Hi Everyone, just spent a long time in the library, digging up some interesting references. I came across this article and thought it would be really appropriate. I was talking about palladium a few weeks ago and some ways to remove it from your final product. I was browsing through Catalysis Science & Technology and came across this paper, Pd@aluminium foil: a highly efficient and environment-friendly ”tea bag” style catalyst with high TON, by Lei Yu et al, Cat. Sci. Technol., doi: 10.1039/c2cy20132a.
I have supplied you the DOI because this paper was just posted. I am sure you can track it down. If there is any way to add your catalyst and remove it easily as well as reuse it, I am very interested. Although I had heard of using solid-support for palladium catalyst, it doesn’t get any easier in coating aluminum foil with palladium (II) acetate. The authors describe coating a square centimeter of aluminum foil in a xylene solution of palladium acetate. After rinsing with diionized water and alcohol, the catalyst was ready for use. In fact, they were able to reuse the catalyst 10 times. One thing the paper doesn’t mention is how much palladium is left on the aluminum foil, if there is any leaching of palladium in the materials. All in all, if I knew about this 5 years ago, I would give it a try for kicks. I will throw some Suzuki reaction results to whet your appetites for this paper. By ICP-MS, they found that they had 49 μg of Pd on each Al foil.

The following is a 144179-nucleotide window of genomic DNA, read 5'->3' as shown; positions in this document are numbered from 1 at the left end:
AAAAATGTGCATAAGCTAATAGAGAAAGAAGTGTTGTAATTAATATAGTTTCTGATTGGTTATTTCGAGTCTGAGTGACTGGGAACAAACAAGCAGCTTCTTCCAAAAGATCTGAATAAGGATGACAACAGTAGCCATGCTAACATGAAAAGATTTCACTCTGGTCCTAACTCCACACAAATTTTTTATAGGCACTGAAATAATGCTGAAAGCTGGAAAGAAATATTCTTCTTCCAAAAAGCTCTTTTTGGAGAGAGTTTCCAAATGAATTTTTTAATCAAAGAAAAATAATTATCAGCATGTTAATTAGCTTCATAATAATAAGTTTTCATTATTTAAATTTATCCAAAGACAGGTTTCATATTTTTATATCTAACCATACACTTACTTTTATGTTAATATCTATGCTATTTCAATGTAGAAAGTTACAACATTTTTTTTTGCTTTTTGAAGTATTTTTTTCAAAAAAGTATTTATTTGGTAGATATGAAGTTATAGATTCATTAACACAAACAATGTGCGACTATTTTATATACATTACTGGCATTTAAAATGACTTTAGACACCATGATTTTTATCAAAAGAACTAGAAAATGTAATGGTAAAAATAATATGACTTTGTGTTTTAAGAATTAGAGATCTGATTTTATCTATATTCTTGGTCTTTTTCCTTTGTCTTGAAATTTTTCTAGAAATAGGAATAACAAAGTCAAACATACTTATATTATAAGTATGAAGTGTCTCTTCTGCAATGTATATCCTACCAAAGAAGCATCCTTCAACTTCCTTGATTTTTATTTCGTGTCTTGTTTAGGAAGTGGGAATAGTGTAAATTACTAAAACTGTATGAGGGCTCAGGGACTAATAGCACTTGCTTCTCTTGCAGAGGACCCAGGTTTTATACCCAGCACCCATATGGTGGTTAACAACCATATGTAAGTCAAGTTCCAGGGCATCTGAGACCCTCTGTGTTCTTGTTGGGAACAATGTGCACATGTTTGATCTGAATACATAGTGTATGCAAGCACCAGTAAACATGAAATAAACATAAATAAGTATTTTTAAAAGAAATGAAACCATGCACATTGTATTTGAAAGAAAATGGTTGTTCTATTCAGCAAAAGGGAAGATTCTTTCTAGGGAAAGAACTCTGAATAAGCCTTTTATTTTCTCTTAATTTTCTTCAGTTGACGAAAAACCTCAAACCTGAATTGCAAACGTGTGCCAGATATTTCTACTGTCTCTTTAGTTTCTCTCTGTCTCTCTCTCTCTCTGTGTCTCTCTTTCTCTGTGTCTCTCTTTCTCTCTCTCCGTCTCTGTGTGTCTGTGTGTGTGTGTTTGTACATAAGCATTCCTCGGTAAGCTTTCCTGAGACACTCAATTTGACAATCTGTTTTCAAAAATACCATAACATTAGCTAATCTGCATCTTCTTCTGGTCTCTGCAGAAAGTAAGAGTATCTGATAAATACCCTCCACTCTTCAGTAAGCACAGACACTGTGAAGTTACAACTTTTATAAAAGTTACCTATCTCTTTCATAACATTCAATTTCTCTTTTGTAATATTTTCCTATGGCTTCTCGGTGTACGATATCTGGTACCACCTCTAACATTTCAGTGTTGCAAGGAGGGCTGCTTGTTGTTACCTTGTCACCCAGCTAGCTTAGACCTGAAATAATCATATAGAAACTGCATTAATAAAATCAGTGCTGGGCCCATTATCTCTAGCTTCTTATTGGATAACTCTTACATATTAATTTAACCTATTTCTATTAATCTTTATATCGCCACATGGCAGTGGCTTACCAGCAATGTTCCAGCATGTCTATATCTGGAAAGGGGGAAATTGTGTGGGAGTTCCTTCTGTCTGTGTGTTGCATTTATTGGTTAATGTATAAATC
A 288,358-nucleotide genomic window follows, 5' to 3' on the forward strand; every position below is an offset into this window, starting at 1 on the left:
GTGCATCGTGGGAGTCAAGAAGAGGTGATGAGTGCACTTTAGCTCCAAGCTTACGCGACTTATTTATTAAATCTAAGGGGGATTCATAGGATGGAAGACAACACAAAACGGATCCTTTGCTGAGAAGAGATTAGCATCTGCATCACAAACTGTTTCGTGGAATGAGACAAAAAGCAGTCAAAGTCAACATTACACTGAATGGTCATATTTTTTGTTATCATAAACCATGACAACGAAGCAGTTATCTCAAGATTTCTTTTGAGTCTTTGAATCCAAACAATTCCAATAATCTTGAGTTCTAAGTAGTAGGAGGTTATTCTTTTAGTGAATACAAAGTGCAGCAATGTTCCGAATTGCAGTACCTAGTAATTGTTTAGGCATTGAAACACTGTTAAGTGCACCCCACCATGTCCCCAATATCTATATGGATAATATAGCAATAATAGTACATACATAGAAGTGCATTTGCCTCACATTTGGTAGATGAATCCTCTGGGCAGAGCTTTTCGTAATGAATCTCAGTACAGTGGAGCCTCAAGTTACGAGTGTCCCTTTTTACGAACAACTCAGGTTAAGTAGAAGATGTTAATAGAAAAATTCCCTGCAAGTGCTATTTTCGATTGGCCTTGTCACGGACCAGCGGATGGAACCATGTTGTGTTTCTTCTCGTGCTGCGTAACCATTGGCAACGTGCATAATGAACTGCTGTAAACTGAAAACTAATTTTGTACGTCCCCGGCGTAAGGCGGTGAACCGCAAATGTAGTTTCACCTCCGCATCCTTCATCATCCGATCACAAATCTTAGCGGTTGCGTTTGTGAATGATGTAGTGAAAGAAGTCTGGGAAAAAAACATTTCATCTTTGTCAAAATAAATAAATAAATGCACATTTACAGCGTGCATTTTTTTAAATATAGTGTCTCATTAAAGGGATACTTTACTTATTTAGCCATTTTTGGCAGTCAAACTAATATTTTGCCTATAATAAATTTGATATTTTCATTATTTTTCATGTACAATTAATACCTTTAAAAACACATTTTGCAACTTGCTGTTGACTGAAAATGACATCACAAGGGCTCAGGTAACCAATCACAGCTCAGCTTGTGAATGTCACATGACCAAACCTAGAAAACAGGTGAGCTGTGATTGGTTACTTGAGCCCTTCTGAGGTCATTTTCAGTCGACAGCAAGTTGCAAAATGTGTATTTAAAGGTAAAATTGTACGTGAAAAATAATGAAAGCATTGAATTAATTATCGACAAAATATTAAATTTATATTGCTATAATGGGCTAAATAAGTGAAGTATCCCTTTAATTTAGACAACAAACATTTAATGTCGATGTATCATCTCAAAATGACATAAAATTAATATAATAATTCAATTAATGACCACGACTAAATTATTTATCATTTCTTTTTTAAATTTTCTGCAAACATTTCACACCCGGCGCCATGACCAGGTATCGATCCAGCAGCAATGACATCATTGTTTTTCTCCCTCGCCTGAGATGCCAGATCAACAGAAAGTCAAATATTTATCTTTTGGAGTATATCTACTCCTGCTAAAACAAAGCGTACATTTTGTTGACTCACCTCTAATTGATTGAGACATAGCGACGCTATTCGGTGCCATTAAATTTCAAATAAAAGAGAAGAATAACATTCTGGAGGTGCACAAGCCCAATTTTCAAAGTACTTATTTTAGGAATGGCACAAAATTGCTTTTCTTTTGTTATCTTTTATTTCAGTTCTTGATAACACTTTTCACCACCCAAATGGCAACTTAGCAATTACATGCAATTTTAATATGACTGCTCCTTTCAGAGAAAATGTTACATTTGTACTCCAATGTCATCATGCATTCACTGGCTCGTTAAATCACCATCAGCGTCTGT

These reactions were ran at mmol scale, R1 (0.5 mmol), R2 (0.75 mmol), 1 mmol K-carb and 3 mL ethanol. It is small, but you have to start somewhere. They were able to reuse the catalyst 10 times. Pretty good. I would like to see what other uses this catalyst might have but I am probably jumping the gun. Anyways, a short post for this week. I will try to fit in something more substantial soon.